Using AsyncHandler callbacks is ideal for updating a UI with the result of an operation. Keep in mind though that your implementation of AsyncHandler is executed inside the thread pool owned by the asynchronous client. Short, quickly executed code is most appropriate inside your AsyncHandler implementation. Long running or blocking code inside the AsyncHandler implementation can cause contention for the thread pool used by the asynchronous client and can prevent the client from being able to execute requests. If you have a long-running task that needs to begin from a callback, then simply have the callback run the task in a new thread or another thread pool managed by your application.

Thread Pool Configuration

The asynchronous clients in the SDK provide a default thread pool that should work for most applications, but you are also free to supply your own ExecutorService to the asynchronous clients if you want more control over how the thread pools are managed. For example, you could provide your own ExecutorService that uses a custom ThreadFactory to control how threads in the pool are named or to log additional information about thread usage.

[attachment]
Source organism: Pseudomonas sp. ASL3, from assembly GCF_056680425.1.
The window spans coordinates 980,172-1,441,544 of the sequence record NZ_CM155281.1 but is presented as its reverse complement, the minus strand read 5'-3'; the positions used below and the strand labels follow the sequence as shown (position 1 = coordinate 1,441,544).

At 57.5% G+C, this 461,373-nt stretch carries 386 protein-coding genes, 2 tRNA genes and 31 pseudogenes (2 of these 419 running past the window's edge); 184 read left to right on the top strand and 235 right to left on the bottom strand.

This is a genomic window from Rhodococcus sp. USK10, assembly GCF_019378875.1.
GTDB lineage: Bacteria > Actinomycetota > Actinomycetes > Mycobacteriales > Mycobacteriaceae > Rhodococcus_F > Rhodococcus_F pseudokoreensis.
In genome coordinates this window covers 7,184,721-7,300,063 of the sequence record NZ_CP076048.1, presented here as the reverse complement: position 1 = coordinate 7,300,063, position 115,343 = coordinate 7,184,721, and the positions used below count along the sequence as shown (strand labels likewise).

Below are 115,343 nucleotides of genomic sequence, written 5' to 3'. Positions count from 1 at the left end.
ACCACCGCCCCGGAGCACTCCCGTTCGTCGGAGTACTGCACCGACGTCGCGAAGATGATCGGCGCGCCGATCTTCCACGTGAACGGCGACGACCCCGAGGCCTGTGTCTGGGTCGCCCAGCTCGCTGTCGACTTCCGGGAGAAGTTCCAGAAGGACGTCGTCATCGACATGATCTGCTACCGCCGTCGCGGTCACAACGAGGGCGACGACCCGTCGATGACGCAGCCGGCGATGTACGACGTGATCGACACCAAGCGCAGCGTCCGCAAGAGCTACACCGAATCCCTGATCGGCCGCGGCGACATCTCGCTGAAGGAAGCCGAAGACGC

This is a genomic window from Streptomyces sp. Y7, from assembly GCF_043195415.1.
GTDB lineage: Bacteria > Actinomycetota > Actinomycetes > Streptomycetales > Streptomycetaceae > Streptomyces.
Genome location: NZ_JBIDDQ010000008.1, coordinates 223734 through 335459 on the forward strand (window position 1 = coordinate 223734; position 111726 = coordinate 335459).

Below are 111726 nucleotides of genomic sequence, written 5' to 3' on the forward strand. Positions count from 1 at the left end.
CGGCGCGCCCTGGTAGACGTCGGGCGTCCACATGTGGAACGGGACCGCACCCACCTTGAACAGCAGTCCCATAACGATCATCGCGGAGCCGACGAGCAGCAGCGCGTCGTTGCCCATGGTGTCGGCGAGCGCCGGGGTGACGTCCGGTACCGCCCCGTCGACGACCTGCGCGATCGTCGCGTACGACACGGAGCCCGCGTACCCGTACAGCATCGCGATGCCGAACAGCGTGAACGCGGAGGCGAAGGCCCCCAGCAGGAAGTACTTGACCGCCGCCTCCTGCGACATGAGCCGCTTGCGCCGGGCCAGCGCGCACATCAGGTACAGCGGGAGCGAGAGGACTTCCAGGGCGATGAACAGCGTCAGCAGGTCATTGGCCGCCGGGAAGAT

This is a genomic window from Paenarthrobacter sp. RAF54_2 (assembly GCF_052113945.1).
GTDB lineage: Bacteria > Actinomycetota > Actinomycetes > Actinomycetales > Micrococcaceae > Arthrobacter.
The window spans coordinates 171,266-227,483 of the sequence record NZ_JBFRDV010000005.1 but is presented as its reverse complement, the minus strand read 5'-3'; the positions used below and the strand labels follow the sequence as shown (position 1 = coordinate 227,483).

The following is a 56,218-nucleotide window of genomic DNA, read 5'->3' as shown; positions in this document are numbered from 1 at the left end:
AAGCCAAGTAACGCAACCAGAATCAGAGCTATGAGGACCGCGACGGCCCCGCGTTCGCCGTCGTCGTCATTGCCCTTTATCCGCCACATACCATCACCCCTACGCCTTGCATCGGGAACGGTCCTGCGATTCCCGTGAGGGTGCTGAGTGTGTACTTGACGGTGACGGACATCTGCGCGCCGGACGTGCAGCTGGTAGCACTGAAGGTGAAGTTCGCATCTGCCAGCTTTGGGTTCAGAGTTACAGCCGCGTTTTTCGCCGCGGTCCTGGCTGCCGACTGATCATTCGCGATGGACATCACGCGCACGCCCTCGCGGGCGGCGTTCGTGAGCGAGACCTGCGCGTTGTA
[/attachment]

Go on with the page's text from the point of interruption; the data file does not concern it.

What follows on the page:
Amazon S3 Asynchronous Access

The TransferManager class in the SDK offers asynchronous support for working with the Amazon Simple Storage Service (Amazon S3). The TransferManager manages asynchronous uploads and downloads, provides detailed progress reporting on transfers, and supports callbacks into different events.